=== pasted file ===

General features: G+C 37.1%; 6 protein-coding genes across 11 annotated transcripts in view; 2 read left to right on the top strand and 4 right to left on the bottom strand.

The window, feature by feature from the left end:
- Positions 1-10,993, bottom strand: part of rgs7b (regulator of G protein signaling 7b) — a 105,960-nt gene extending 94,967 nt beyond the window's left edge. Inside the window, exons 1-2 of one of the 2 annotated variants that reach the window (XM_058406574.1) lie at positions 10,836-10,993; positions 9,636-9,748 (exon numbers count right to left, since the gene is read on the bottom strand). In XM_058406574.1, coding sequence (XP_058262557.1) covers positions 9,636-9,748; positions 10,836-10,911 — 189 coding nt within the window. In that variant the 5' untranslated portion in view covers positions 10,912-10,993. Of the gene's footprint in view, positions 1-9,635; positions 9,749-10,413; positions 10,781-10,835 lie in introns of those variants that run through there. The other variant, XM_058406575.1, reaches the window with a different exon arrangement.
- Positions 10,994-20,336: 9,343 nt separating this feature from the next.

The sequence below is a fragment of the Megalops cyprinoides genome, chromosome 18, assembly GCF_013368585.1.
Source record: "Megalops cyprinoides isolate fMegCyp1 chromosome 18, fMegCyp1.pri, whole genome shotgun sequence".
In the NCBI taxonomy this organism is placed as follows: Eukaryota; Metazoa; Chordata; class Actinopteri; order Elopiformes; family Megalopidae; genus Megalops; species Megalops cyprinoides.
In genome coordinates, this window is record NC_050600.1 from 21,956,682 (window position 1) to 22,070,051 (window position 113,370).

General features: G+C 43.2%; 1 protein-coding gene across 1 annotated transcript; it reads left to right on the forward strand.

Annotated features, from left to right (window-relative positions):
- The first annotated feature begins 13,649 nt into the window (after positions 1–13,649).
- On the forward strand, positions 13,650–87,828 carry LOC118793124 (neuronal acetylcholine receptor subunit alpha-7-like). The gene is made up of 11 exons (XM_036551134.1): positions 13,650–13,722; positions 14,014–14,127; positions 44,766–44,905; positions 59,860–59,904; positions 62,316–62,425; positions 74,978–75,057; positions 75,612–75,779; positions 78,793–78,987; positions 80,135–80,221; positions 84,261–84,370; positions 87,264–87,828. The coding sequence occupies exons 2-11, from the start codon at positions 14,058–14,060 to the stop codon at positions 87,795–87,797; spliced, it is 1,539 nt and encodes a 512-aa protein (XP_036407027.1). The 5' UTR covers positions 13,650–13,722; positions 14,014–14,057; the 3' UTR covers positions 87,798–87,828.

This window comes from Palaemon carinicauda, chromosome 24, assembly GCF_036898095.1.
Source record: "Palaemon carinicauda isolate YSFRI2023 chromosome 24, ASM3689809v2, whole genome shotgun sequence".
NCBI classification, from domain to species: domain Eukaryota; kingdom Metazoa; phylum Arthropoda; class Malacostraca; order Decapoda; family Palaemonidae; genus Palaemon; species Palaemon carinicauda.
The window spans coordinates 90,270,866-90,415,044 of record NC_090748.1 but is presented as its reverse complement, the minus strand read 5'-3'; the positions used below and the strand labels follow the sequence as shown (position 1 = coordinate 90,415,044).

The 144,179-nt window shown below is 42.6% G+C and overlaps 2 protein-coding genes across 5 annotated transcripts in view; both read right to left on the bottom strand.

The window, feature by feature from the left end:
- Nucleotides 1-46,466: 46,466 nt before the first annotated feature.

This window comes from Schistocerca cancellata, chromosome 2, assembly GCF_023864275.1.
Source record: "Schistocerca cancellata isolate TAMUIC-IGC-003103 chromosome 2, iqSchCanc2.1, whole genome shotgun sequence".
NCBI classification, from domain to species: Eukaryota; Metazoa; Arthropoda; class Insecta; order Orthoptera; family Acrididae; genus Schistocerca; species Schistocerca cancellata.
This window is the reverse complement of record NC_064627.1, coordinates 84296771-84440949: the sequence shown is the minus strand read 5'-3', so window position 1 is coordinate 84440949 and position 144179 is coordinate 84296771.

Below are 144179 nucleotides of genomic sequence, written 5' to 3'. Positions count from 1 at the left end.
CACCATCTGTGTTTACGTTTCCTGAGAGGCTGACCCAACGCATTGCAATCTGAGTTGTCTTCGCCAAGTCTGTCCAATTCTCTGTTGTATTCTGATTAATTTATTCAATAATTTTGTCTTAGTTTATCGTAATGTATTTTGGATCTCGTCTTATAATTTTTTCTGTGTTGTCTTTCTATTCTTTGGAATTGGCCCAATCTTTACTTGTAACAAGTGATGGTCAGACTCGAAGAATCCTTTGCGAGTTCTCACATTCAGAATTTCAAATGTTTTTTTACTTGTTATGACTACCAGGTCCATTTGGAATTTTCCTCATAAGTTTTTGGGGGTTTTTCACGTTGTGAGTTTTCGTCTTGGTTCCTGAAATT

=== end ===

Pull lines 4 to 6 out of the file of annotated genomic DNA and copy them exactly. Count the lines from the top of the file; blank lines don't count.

- Positions 10,994-20,336: 9,343 nt separating this feature from the next.

The sequence below is a fragment of the Megalops cyprinoides genome, chromosome 18, assembly GCF_013368585.1.
Source record: "Megalops cyprinoides isolate fMegCyp1 chromosome 18, fMegCyp1.pri, whole genome shotgun sequence".